In 1870-72, John Marius Wilson's Imperial Gazetteer of England and Wales described Fisherton Anger like this:
FISHERTON-ANGER, a village and a parish in Alderbury district, Wilts. The village stands on the right bank of the river Avon, and on the Southwestern railway, suburban to Salisbury; and communicates with that city by a stone bridge, near which is the Salisbury infirmary. It has a station on the railway, transferred hither from Milford; and the station building is nearly 800 feet long, and has a glass roof over the platform. ...
It also is a seat of petty sessions, and shares in the business of Salisbury; and it had, on the site of the Sun inn, a black priory, founded in the time of Edward III.The parish is partly within Salisbury borough; and comprises 323 acres. Real property, £6, 422; of which £760 are in gas-works. Pop. of the part within Salisbury, 2, 334. Houses, 361. Pop. of the whole, in 1851, 1, 905; in 1861, 2, 424. Houses, 378. The increase of pop. arose from the erection of houses, consequent on the opening of the Great Western and the Southwestern railway stations. The property is much subdivided. Fisherton House is now a private lunatic asylum; and a chapel, connected with it, in the early decorated style, was built in 1859. The county jail also is in this parish; and comprises 102 cells, 15 rooms, and 10 airing-yards. The living is a rectory in the diocese of Salisbury. Value, £212.* Patrons, Trustees. The church is modern, and has a tower and spire. There are a primitive Methodist chapel, a national school, alms-houses with £200, and other charities with £55.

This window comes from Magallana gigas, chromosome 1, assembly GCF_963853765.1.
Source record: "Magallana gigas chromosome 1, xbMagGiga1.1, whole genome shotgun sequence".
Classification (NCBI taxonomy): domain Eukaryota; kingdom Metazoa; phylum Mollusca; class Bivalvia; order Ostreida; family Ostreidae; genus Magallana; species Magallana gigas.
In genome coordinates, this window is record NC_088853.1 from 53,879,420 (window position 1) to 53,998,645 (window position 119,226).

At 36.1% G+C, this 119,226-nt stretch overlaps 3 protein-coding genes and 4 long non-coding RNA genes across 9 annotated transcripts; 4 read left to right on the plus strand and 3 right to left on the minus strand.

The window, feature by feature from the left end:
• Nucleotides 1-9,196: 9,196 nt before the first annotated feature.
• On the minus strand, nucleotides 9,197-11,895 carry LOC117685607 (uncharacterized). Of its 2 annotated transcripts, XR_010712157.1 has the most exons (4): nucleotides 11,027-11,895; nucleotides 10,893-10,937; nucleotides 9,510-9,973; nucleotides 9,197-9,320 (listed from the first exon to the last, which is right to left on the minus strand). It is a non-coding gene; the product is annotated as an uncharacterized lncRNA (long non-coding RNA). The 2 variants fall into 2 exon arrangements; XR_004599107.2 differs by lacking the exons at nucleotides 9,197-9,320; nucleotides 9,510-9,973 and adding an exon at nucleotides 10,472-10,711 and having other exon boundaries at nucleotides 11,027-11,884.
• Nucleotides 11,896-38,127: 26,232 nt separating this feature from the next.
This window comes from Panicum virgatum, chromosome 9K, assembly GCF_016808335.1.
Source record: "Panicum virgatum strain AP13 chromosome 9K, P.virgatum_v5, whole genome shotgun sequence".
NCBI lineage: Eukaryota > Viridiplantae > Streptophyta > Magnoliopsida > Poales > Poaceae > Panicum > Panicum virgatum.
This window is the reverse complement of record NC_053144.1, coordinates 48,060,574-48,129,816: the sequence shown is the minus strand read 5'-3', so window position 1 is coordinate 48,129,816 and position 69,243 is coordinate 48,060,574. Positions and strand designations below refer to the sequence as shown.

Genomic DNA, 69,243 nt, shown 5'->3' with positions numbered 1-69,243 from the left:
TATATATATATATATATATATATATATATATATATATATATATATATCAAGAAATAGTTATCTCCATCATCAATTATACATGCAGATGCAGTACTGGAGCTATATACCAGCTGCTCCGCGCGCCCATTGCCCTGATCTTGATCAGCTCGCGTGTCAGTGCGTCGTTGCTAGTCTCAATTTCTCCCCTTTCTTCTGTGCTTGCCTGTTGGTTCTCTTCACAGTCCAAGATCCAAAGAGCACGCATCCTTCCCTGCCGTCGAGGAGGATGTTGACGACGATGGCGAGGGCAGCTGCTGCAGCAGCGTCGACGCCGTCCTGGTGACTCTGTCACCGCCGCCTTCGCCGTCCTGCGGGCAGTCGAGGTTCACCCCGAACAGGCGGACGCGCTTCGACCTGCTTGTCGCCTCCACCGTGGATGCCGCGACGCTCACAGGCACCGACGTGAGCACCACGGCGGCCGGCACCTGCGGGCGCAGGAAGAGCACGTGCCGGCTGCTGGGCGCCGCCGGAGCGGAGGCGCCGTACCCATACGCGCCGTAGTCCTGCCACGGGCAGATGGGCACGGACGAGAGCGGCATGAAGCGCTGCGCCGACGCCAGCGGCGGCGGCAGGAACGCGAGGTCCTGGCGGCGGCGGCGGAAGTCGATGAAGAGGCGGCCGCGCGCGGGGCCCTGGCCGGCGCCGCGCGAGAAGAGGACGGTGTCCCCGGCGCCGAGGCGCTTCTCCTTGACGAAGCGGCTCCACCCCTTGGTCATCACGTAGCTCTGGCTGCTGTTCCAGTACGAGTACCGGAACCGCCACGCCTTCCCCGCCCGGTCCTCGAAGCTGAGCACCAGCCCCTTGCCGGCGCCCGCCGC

Fisherton Anger is now part of Salisbury district. Click here for graphs and data of how Salisbury has changed over two centuries. For statistics about Fisherton Anger itself, go to Units and Statistics.
GB Historical GIS / University of Portsmouth, History of Fisherton Anger, in Salisbury and Wiltshire | Map and description, A Vision of Britain through Time.
Date accessed: 30th April 2017
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